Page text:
Comp plan calls for education on, action against drug epidemic
Overdose deaths have increased by 338 percent over the past four years in Lycoming County, Kurt Hausammann, director of county planning, told the Sun-Gazette during a meeting on the final priority issue of the county comprehensive plan.
Typically, subjects such as drugs would not make their way into a county comprehensive plan, Hausammann said. However, particularly considering the impact of the ongoing opioid epidemic, the county planning department thought it vital to include a section on drug abuse this time around.
“In 2006, when we last did the comprehensive plans, we never even thought about putting drugs in as an issue,” he said. “But it’s become such an issue and it’s so pervasive across all aspects of life in Lycoming County, in the state of Pennsylvania and across the country as a whole. It’s affecting finances, the economy, the workforce — it’s affecting families for sure.”
In addition to affecting different levels of the economy, the epidemic is striking all varieties of people, Hausammann said.
Kim Wheeler, deputy director of planning, who presented the comprehensive plan chapter in front of the commissioners on Thursday in lieu of Hausammann, stated opioid addiction isn’t following the same trends of previous drug epidemics.
It’s affecting all races, ages, socioeconomic statuses and geographical regions, and often starts with a legal opioid prescription, Hausammann said.
“People who get addicted to their prescriptions … they’re so expensive on the street. People can’t afford them and that’s why they turn to heroin,” he said. “This epidemic does not fit the stereotypical drug epidemic. This is anybody.”
“It’s not just a city issue,” Wheeler added, stating more rural boroughs and townships also are affected.
Since 2014, the number of deaths from drug-related causes statewide has increased about 40 percent each year, he said. In 2016, there were 4,884.
Every month, there are between 50 and 60 drug overdoses in Lycoming County alone, Hausammann said, and national statistics show that about 4.2 million Americans aged 12 and older have used heroin at least once.
“That is just shocking to me,” Hausammann said. “When my boys were growing up, I never imagined that, at 12 years old, they would even know what heroin was, let alone possibly be using heroin. That just really hits you in the face, to know that a middle school child could be experimenting with heroin.”
Hausammann further exemplified how drugs are pervading various aspects of Lycoming County living, saying illicit drug use affects health care costs and leads to lost productivity and more crime.
“In 2016, crime in Lycoming County rose by 20 percent,” he said. “And that increase was directly related to heroin cases.”
The epidemic is having adverse effects on the county budget too, such as increased criminal justice system costs, higher costs for prison overcrowding and increased recidivism (repeat offenders returning to prison), overloaded court schedules and more.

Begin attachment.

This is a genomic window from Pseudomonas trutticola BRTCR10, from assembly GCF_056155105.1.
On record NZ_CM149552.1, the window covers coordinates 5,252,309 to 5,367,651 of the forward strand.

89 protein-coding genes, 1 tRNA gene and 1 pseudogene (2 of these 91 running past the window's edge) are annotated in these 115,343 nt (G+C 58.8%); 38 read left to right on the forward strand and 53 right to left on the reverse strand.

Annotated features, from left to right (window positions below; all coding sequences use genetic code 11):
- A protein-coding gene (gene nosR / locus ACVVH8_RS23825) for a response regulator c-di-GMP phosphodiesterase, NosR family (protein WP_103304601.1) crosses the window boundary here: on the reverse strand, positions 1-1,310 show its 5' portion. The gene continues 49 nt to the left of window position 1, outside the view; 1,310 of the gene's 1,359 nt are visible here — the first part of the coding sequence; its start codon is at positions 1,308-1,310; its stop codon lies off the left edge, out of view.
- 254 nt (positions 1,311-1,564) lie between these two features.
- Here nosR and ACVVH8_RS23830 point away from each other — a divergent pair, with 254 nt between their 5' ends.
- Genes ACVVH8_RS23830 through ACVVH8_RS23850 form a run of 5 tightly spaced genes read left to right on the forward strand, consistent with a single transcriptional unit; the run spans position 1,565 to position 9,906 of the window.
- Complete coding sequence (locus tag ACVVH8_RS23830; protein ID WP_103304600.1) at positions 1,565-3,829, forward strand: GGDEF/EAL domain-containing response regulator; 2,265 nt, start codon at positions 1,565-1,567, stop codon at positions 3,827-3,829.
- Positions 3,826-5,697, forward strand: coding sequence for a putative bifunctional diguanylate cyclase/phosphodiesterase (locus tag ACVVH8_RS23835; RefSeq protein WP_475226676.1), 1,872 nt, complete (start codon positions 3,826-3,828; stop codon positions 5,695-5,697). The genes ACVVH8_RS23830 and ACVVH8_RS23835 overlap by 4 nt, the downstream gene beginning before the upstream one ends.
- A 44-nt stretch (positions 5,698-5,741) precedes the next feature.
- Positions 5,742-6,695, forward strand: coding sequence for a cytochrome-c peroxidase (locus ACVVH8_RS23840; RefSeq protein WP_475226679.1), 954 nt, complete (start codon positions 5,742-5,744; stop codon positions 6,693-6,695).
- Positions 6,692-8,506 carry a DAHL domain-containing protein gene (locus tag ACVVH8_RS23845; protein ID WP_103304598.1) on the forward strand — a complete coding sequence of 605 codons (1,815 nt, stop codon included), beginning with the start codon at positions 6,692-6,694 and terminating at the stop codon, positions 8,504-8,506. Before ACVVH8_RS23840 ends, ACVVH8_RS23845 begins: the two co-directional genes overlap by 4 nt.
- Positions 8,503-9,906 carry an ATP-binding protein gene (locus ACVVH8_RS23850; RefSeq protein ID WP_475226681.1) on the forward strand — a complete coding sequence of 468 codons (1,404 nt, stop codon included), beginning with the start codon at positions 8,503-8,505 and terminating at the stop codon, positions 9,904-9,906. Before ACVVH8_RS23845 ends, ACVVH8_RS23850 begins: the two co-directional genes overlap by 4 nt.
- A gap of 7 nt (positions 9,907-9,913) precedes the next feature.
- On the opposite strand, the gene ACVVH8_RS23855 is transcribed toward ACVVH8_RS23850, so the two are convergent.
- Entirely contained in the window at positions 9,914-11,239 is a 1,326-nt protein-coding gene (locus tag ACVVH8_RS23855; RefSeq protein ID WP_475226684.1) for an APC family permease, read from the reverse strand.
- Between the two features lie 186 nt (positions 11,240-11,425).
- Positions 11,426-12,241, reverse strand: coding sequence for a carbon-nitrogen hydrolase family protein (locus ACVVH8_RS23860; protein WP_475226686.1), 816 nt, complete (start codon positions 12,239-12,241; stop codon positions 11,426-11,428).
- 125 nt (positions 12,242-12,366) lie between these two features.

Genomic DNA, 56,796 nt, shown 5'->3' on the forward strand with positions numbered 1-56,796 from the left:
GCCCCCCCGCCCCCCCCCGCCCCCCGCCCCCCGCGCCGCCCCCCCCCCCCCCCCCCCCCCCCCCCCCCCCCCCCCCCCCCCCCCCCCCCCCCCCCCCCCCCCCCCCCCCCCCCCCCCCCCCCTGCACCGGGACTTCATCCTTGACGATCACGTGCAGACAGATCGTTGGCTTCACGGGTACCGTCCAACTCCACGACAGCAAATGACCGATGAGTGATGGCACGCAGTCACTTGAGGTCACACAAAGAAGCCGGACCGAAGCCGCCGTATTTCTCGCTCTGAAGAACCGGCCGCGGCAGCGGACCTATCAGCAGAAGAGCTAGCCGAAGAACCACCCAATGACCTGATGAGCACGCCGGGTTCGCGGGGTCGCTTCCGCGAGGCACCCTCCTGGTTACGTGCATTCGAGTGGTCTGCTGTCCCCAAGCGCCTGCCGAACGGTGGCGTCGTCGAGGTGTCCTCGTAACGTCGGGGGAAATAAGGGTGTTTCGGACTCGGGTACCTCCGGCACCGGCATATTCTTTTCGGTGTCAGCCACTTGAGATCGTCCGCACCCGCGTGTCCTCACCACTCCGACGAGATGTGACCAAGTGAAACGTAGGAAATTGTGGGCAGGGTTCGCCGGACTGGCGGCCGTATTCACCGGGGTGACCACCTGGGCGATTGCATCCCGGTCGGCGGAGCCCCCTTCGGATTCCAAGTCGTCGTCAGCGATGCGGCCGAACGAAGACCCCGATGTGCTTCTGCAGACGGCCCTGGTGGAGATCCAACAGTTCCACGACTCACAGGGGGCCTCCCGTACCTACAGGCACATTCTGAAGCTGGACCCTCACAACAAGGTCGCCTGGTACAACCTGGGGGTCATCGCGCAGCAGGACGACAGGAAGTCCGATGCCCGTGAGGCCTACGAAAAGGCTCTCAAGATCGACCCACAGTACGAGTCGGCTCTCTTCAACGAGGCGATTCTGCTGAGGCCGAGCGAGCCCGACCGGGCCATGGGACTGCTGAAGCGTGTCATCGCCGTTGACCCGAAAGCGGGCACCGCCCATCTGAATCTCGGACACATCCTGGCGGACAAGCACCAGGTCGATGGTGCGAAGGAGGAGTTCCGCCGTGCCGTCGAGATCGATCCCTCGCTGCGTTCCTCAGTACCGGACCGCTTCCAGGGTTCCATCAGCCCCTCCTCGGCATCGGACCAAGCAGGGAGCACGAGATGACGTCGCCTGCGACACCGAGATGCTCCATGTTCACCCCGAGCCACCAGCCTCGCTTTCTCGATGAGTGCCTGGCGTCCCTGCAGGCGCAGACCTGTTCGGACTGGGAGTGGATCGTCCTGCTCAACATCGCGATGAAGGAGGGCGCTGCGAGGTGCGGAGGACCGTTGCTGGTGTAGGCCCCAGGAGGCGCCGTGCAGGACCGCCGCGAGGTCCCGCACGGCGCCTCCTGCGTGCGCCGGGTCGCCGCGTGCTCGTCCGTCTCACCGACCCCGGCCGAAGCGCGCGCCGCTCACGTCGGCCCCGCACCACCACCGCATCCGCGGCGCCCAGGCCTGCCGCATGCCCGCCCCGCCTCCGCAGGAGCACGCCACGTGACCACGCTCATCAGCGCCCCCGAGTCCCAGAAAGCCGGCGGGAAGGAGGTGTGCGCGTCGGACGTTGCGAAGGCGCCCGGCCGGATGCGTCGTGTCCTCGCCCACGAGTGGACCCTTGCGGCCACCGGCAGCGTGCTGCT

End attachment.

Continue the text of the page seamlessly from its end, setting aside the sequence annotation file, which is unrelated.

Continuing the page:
“It’s increased activity, it’s increased costs, it’s more people to handle situations,” Wheeler said. “It’s multi-faceted. Many things suffer when you have such a big, pervasive threat.”
The county partnered with the Williamsport/Lycoming Chamber of Commerce and learned from a focus group of local manufacturers that drugs also are affecting the workforce, Hausammann said.
“We learned from the manufacturing group they’re having a hard time finding qualified people to fill their positions,” he said. “One reason is positions are getting more technical in nature … but, out of the people who are qualified and have the technical skills they need, only 30 to 40 percent of them can pass the drug test.”
The county’s suggestions for fighting against the opioid epidemic and other drug-related problems countywide revolve around existing and growing programs, such as Project Bald Eagle, the county re-entry program provided by the GEO Group and general law enforcement efforts.
The drafted comprehensive plan also suggests supporting community action in the forms of public education programs, treatment programs and drug education for youth sports programs.
“We have to find a way to balance our resources,” Hausammann said. “One thing that we know is we can’t just arrest our way out of this problem. We need to have treatment, too. But it can’t be that all the funding goes toward the opioid problem because other things like economic and community development would suffer.”
The county’s Criminal Justice Advisory Board also is in the midst of drafting a strategic plan, Wheeler added.
“We’re really interested in partnering with them and seeing what comes out of that,” she said.
Hausammann said much of the data used in this particular draft comes from studies and reports published by the Mayo Clinic, Center for Rural Pennsylvania and other authorities. Local information was provided by the courts, the coroner’s office and district attorney’s office, he said.
“What this plan is designed to do is really make people understand how serious of an issue this is,” Hausammann said. “One of the ideas behind the comprehensive plan is to educate.”
“We would love to hear more suggestions for solutions from the community,” Wheeler said Thursday.